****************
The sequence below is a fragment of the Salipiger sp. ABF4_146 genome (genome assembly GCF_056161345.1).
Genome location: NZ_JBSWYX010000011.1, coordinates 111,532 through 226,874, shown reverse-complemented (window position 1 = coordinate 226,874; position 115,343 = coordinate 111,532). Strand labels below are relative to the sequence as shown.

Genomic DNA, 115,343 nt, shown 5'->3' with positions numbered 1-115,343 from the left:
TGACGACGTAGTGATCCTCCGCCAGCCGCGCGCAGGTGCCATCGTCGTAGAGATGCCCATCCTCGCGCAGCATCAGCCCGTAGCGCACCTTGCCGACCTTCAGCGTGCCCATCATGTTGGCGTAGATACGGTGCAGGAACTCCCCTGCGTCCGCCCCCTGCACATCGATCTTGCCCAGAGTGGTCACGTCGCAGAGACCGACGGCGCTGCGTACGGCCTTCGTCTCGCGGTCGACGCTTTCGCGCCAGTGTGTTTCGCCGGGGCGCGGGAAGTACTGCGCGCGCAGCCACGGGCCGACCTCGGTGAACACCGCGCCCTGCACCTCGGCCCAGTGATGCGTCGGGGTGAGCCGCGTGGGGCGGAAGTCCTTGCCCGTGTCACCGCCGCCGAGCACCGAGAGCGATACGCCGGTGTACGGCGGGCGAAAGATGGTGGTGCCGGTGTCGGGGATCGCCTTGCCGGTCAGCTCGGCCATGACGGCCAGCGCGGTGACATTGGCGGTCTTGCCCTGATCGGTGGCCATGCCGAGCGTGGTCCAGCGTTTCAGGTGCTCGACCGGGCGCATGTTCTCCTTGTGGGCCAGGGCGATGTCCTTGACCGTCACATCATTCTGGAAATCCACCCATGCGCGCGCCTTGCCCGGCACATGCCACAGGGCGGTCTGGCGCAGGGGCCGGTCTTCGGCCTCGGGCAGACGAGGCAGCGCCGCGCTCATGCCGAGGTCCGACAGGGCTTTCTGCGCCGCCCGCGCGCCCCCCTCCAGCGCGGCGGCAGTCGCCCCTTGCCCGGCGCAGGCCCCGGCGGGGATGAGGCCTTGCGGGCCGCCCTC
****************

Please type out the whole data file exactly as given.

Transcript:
The sequence below is a fragment of the Salipiger sp. ABF4_146 genome (genome assembly GCF_056161345.1).
Genome location: NZ_JBSWYX010000011.1, coordinates 111,532 through 226,874, shown reverse-complemented (window position 1 = coordinate 226,874; position 115,343 = coordinate 111,532). Strand labels below are relative to the sequence as shown.

Genomic DNA, 115,343 nt, shown 5'->3' with positions numbered 1-115,343 from the left:
TGACGACGTAGTGATCCTCCGCCAGCCGCGCGCAGGTGCCATCGTCGTAGAGATGCCCATCCTCGCGCAGCATCAGCCCGTAGCGCACCTTGCCGACCTTCAGCGTGCCCATCATGTTGGCGTAGATACGGTGCAGGAACTCCCCTGCGTCCGCCCCCTGCACATCGATCTTGCCCAGAGTGGTCACGTCGCAGAGACCGACGGCGCTGCGTACGGCCTTCGTCTCGCGGTCGACGCTTTCGCGCCAGTGTGTTTCGCCGGGGCGCGGGAAGTACTGCGCGCGCAGCCACGGGCCGACCTCGGTGAACACCGCGCCCTGCACCTCGGCCCAGTGATGCGTCGGGGTGAGCCGCGTGGGGCGGAAGTCCTTGCCCGTGTCACCGCCGCCGAGCACCGAGAGCGATACGCCGGTGTACGGCGGGCGAAAGATGGTGGTGCCGGTGTCGGGGATCGCCTTGCCGGTCAGCTCGGCCATGACGGCCAGCGCGGTGACATTGGCGGTCTTGCCCTGATCGGTGGCCATGCCGAGCGTGGTCCAGCGTTTCAGGTGCTCGACCGGGCGCATGTTCTCCTTGTGGGCCAGGGCGATGTCCTTGACCGTCACATCATTCTGGAAATCCACCCATGCGCGCGCCTTGCCCGGCACATGCCACAGGGCGGTCTGGCGCAGGGGCCGGTCTTCGGCCTCGGGCAGACGAGGCAGCGCCGCGCTCATGCCGAGGTCCGACAGGGCTTTCTGCGCCGCCCGCGCGCCCCCCTCCAGCGCGGCGGCAGTCGCCCCTTGCCCGGCGCAGGCCCCGGCGGGGATGAGGCCTTGCGGGCCGCCCTC